Russia's president has signed a new law that will boost the powers of Russia's security services, in a move that critics say could be used to stifle protests and freedom of speech.
The law, signed by Dmitry Medvedev on Thursday, restores a Soviet-era practice that allows the Federal Security Service (FSB) to issue warnings or detain people suspected of preparing to commit crimes.
Rights groups say the bill raises doubts about Medvedev's commitment to promoting civil rights, and puts the agency, which was formed from the remains of the Soviet KGB, above the law.
Opposition groups also say the law is empowering an already extremely powerful FSB.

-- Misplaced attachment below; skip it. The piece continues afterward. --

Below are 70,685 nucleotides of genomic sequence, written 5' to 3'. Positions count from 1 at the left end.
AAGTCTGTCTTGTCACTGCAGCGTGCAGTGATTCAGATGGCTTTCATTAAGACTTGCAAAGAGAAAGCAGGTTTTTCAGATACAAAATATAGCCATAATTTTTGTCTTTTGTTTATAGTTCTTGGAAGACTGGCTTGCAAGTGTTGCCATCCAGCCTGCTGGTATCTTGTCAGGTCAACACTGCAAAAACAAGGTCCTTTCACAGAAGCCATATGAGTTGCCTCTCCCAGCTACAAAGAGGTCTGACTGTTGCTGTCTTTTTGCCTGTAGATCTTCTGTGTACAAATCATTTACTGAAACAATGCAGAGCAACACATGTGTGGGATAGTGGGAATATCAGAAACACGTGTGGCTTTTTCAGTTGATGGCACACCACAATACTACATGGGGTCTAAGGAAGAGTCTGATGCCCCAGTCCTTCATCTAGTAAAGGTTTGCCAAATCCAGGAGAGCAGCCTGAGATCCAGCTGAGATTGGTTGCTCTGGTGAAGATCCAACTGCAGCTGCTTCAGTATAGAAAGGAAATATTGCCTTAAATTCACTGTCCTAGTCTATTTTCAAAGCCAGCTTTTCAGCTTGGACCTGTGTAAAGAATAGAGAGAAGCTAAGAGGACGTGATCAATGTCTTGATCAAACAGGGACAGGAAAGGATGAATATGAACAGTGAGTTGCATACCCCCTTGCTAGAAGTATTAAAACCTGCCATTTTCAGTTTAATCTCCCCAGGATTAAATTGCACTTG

Medvedev has defended the law, saying earlier this month that its aim was to improve Russian legislation and had been drawn up on his personal orders.
"Every country has a right to fine-tune its legislation, including in respect to special services," he said.
The Kremlin has also said the law will help combat extremism and prevent illegal participation in anti-government activities such as protest rallies.
Under the 2000-2008 presidency of former KGB agent Vladimir Putin, the FSB dramatically increased its influence over Russian society.